A new and gigantic crater is discovered under the thick ice of Greenland

New crater discovered in Greenland / NASA Goddard

In November last year an international team of scientists published a study in which they reported on the discovery of a huge meteorite impact under the Greenland ice. Now, three months later and beyond the expectations of many, another study announces the discovery of a new crater 183 kilometers from the first.

Joseph MacGregor, a glaciologist at NASA's Goddard Space Flight Center, was part of the team that discovered the first crater: Hiawatha. In 2016, when the team was still conducting research to publish the first study, McGregor was already looking for a new crater; however, finding one so quickly was totally unexpected.

"I was like," Could there really be another? "" He said. LiveScience. "I got up from my desk and walked a bit through the corridors." The findings were published in Geophysical Research Letters.

Topography of the Hiawatha crater and the area around it. / Goddard Space Center, Greenbelt Natural History Museum of Denmark, Cryospheric Science Laboratory, NASA

The new crater in comparison

The new crater has an extension of about 36 km, making it the twenty-first largest ever discovered on earth. For comparison: the Hiawatha has an extension of 31 kilometers.

In relation to the depth in which they are, the newly discovered crater is buried under 2 kilometers of ice. The Hiawatha, on the other hand, has a depth of 930 meters. Both craters are located in the northeast of Greenland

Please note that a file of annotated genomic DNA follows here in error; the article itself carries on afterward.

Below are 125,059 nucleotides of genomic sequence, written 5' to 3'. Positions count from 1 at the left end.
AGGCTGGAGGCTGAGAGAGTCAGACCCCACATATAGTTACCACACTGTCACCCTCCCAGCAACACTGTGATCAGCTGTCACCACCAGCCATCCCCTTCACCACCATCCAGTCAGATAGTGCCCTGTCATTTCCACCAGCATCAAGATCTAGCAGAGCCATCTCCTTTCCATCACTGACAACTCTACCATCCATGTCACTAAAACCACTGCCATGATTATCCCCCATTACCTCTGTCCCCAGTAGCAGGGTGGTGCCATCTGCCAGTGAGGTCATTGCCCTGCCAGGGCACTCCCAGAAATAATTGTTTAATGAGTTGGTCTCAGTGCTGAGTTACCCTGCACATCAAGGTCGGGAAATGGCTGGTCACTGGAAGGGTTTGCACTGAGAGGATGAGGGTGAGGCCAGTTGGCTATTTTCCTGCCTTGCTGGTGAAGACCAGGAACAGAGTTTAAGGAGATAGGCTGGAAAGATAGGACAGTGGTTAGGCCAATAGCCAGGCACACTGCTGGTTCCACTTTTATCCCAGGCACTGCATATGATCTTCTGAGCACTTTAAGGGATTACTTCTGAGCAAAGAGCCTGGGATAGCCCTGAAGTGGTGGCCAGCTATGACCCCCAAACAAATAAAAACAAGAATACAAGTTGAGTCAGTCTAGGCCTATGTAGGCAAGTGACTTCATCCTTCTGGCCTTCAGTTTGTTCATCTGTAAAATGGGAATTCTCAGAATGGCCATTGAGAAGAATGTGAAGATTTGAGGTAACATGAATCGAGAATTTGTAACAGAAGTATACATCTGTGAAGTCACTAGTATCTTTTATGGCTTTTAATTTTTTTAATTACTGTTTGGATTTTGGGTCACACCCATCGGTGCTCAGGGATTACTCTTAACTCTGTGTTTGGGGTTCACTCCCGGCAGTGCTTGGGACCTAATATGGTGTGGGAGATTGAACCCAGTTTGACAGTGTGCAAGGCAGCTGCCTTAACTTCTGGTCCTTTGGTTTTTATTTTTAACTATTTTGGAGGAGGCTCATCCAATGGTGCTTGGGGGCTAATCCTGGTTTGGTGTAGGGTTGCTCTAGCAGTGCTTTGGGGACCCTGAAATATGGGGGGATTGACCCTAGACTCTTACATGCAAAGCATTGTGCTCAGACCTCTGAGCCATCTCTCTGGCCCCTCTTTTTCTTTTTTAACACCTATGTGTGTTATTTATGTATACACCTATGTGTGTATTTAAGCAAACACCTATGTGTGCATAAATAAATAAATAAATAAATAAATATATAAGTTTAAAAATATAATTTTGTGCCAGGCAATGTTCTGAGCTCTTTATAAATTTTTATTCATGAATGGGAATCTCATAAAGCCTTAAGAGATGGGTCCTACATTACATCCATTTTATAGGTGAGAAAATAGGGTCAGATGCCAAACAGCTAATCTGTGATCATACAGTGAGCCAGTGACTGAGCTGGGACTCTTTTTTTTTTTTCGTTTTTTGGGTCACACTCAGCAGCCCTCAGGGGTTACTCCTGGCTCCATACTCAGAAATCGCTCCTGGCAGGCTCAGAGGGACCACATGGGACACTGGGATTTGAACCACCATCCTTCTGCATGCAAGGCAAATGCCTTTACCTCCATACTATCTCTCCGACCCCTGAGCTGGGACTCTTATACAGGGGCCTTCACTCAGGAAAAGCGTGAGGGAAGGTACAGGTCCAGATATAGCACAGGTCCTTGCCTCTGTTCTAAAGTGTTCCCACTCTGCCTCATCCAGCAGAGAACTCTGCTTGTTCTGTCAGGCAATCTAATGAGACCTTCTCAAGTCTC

Determining the age of this new crater is a difficult task. The oldest layer of ice in this area dates back to almost 79,000 years ago; but the ice is flowing, so it is not a very important indicator. The team suggests that this crater would be between 100 million and 100,000 years old after estimating age due to the rate of erosion.

How did you find the crater?

To find the crater, the research team had to use satellite images of the Greenland glaciers and radar data collected by aircraft. The latter are quite useful because the radar waves hit the underground rock and return, so you know what goes through the ice.

The other data comes from satellites such as Terra and Aqua from NASA and the air reconnaissance program from IceBridge. It is important to mention that all these data are publicly available, so "everyone could have found this", as MacGregor says.

Topography of the surface of the new crater in Greenland / Joe MacGregor, NASA Goddard Space Flight Center

Adrian Díaz
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